In this connection, the author makes reference to general recommendation No. 24 (1999) of the Committee on the Elimination of Discrimination against Women on article 12 of the Convention (women and health) and to general comment No. 14 (2000) of the Committee on Economic, Social and Cultural Rights on the right to the highest attainable standard of health (art.12). 3

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inability to make a timely and effective referral was another exa mple of the incompetent care that Ms. da Silva Pimentel Teixeira received. 3.7 The author maintains that the lack of access to quality medical care during delivery is emblematic of systemic problems in the way human resources are managed in the Brazilian health system more generally. The provision of skilled care during pregnancy is critically dependent on a functioning health system 4 and this requires an adequate number of skilled attendants deployed where they are needed; satisfactory pay scales and career advancement opportunities; supportive supervision mechanisms; functioning mechanisms for quality improvement; and a working transport and referral system to ensure timely access to high -level care, especially in an emergency. Studies by United Nations a gencies reveal that Brazil’s national health system has considerable weaknesses in each of these areas. Problems relating to low staff qualifications, an excess of poorly qualified staff and a shortage of well-qualified staff are said to be greater at the municipal level, for example, in health centres like the Casa de Saúde Nossa Senhora da Glória de Belford Roxo Health Centre, than at the state or federal levels. 3.8 The author maintains that Brazil has failed to ensure timely access to emergency obstetric care in violation of articles 2 and 12 of the Convention. At least three indicators relating to accessibility and the quality of emergency obstetric care are particularly relevant, given the specific failures in this case and the more systemic failures of the State party in eliminating preventable maternal deaths. The indicators to which the author refers are included in the guidelines for monitoring the availability and use of obstetric services (October 1997) of the United Nations Children’s Fund (UNICEF), the World Health Organization (WHO) and the United Nations Population Fund (UNFPA), as follows: (a) Equitable geographic distribution of emergency obstetric care facilities (four basic emergency obstetric care facilities and one comprehensive emergen cy obstetric care facility for every 500,000 persons in the population); (b) Women’s need for emergency obstetric care met (at a minimum, most women who need emergency obstetric care should be receiving services); (c) The proportion of women with obstetric complications who are admitted to a facility with emergency obstetric care services and die should be no more than 1 per cent. The author argues that a negative result in any of the three categories suggests that a State is not complying with its obligations to provide maternity care. 3.9 The author claims that the facts of the present case and data from studies on maternal mortality in Brazil demonstrate non-compliance with the obligation to provide maternity care. Evidence shows that emergency obstetric care facilities are inequitably distributed geographically (indicator 1), that women have higher than acceptable levels of unmet need (indicator 2), and that obstetric deaths in facilities occur at higher than acceptable rates (indicator 3), thereby d emonstrating the failure of the State party to ensure accessibility and quality of emergency obstetric care as per its obligations on the right to health under article 12 of the Convention. __________________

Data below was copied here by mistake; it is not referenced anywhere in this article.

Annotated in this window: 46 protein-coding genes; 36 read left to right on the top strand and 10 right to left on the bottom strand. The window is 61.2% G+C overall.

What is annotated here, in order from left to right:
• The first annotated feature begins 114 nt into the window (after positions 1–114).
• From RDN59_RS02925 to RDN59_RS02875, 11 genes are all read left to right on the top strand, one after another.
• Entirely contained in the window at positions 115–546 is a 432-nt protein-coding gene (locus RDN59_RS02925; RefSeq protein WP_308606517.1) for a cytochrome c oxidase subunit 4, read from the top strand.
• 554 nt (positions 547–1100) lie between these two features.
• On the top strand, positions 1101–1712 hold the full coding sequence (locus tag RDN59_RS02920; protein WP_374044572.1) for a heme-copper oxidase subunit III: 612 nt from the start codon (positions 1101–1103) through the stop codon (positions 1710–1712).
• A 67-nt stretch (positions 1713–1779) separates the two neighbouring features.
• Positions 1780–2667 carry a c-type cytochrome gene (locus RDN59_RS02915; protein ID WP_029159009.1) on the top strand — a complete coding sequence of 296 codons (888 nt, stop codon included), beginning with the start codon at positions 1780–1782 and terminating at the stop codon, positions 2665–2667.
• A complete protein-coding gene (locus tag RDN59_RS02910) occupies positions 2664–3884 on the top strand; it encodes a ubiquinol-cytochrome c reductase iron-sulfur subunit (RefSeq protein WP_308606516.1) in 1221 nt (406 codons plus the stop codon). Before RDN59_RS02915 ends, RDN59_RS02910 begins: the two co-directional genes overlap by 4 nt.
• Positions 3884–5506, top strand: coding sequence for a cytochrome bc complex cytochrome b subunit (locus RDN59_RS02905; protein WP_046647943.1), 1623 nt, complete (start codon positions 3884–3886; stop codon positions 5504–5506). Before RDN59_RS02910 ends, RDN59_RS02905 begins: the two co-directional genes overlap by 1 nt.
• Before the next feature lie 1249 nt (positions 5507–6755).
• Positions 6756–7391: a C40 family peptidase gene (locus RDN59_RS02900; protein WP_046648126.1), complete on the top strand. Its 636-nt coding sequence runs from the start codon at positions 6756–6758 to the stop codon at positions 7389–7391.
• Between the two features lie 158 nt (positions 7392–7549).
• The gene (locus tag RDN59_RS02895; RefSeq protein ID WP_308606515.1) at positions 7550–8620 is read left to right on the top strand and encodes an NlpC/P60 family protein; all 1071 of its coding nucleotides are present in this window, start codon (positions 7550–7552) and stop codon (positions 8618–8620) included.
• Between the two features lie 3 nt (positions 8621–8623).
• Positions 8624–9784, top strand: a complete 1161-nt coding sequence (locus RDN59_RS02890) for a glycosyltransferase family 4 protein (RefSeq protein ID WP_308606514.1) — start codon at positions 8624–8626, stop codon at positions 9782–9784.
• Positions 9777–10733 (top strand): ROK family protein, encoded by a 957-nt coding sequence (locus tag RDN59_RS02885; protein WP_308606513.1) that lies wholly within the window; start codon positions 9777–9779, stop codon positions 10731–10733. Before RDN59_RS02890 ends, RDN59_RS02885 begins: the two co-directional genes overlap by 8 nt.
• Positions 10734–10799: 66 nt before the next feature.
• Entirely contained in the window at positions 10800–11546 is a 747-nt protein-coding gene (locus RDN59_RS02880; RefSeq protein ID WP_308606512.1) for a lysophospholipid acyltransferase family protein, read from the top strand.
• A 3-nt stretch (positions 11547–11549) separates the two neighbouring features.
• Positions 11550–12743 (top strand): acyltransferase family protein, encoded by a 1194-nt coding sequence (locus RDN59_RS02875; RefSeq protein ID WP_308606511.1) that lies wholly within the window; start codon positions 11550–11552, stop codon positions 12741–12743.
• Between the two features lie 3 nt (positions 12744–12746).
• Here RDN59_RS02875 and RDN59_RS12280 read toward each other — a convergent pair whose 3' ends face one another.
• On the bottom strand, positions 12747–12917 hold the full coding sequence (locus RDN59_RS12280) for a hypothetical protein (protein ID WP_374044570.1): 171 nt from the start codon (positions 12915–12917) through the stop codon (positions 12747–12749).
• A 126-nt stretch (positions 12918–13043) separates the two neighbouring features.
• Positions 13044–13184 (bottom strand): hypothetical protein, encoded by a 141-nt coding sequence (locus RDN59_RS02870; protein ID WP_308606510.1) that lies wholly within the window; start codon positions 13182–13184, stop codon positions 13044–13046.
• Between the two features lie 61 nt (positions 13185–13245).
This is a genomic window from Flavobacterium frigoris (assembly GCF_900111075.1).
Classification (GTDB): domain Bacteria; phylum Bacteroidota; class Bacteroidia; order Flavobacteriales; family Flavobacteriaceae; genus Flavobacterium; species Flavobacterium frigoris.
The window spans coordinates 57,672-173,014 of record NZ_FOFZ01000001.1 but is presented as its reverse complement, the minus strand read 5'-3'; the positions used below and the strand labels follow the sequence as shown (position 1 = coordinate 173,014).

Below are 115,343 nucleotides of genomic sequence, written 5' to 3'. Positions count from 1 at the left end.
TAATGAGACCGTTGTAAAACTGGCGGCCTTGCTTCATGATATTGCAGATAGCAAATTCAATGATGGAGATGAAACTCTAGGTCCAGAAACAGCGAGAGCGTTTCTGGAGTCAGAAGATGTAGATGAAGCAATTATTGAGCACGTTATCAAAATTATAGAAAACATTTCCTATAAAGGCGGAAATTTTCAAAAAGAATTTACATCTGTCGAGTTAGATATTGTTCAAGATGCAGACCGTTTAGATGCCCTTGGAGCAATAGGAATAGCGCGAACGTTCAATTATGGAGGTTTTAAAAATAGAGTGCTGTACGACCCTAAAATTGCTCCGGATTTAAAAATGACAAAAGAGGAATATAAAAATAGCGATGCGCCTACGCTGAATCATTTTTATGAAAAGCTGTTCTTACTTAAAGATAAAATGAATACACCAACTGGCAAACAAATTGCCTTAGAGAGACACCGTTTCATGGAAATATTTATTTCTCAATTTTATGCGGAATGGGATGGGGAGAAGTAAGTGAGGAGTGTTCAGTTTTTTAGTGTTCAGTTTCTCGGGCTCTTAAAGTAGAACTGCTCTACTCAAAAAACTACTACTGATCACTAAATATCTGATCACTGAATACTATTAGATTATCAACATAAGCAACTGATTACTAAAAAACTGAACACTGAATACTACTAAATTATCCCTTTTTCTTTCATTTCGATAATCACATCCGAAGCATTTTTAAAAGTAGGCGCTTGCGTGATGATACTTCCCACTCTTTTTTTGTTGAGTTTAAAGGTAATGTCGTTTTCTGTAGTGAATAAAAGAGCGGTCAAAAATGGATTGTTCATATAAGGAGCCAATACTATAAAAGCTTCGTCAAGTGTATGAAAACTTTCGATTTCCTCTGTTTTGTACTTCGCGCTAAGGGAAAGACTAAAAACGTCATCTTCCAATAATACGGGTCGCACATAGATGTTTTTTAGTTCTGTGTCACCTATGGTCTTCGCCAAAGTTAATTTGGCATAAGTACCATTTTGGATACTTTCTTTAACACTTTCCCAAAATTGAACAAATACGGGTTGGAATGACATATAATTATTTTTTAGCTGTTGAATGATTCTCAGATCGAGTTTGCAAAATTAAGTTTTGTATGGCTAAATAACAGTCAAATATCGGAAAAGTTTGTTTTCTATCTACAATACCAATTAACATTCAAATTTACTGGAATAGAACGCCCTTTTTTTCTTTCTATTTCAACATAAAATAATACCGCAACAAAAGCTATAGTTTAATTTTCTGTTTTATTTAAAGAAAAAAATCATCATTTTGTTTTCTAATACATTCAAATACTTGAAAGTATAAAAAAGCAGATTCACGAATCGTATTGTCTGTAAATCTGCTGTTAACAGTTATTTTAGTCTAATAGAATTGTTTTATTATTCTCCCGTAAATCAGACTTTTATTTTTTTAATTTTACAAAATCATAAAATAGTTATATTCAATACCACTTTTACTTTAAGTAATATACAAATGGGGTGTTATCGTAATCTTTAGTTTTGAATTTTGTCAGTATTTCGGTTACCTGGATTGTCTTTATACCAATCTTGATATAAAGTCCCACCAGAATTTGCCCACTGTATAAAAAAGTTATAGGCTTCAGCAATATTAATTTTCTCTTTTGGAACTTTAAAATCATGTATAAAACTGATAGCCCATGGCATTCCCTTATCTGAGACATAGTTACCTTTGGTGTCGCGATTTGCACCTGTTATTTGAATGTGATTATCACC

See “Making pregnancy safer: the critical role of the skilled attendant”, a joint statement by the World Health Organization (WHO), the International Confederation of Midwives and the International Federation of Gynaecology and Obstetrics (2004). 4